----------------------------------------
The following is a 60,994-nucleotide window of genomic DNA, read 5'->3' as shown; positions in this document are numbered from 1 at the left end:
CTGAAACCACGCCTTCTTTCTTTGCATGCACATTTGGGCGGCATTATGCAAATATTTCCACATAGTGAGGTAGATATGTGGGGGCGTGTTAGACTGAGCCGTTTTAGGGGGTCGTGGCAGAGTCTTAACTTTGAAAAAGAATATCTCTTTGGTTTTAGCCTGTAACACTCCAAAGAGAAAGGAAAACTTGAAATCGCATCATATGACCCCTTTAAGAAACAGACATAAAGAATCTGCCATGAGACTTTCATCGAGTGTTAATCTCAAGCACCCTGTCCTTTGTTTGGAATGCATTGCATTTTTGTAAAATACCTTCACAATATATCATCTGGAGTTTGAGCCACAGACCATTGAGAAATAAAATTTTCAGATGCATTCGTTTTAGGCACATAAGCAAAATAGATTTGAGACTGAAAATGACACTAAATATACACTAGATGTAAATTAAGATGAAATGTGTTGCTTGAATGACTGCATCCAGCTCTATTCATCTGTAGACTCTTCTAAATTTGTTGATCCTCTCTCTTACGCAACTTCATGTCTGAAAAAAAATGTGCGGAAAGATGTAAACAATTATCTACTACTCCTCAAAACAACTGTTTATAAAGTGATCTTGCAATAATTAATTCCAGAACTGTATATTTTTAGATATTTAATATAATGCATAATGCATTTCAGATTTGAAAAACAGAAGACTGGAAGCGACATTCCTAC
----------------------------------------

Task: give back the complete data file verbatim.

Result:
The following is a 60,994-nucleotide window of genomic DNA, read 5'->3' as shown; positions in this document are numbered from 1 at the left end:
CTGAAACCACGCCTTCTTTCTTTGCATGCACATTTGGGCGGCATTATGCAAATATTTCCACATAGTGAGGTAGATATGTGGGGGCGTGTTAGACTGAGCCGTTTTAGGGGGTCGTGGCAGAGTCTTAACTTTGAAAAAGAATATCTCTTTGGTTTTAGCCTGTAACACTCCAAAGAGAAAGGAAAACTTGAAATCGCATCATATGACCCCTTTAAGAAACAGACATAAAGAATCTGCCATGAGACTTTCATCGAGTGTTAATCTCAAGCACCCTGTCCTTTGTTTGGAATGCATTGCATTTTTGTAAAATACCTTCACAATATATCATCTGGAGTTTGAGCCACAGACCATTGAGAAATAAAATTTTCAGATGCATTCGTTTTAGGCACATAAGCAAAATAGATTTGAGACTGAAAATGACACTAAATATACACTAGATGTAAATTAAGATGAAATGTGTTGCTTGAATGACTGCATCCAGCTCTATTCATCTGTAGACTCTTCTAAATTTGTTGATCCTCTCTCTTACGCAACTTCATGTCTGAAAAAAAATGTGCGGAAAGATGTAAACAATTATCTACTACTCCTCAAAACAACTGTTTATAAAGTGATCTTGCAATAATTAATTCCAGAACTGTATATTTTTAGATATTTAATATAATGCATAATGCATTTCAGATTTGAAAAACAGAAGACTGGAAGCGACATTCCTAC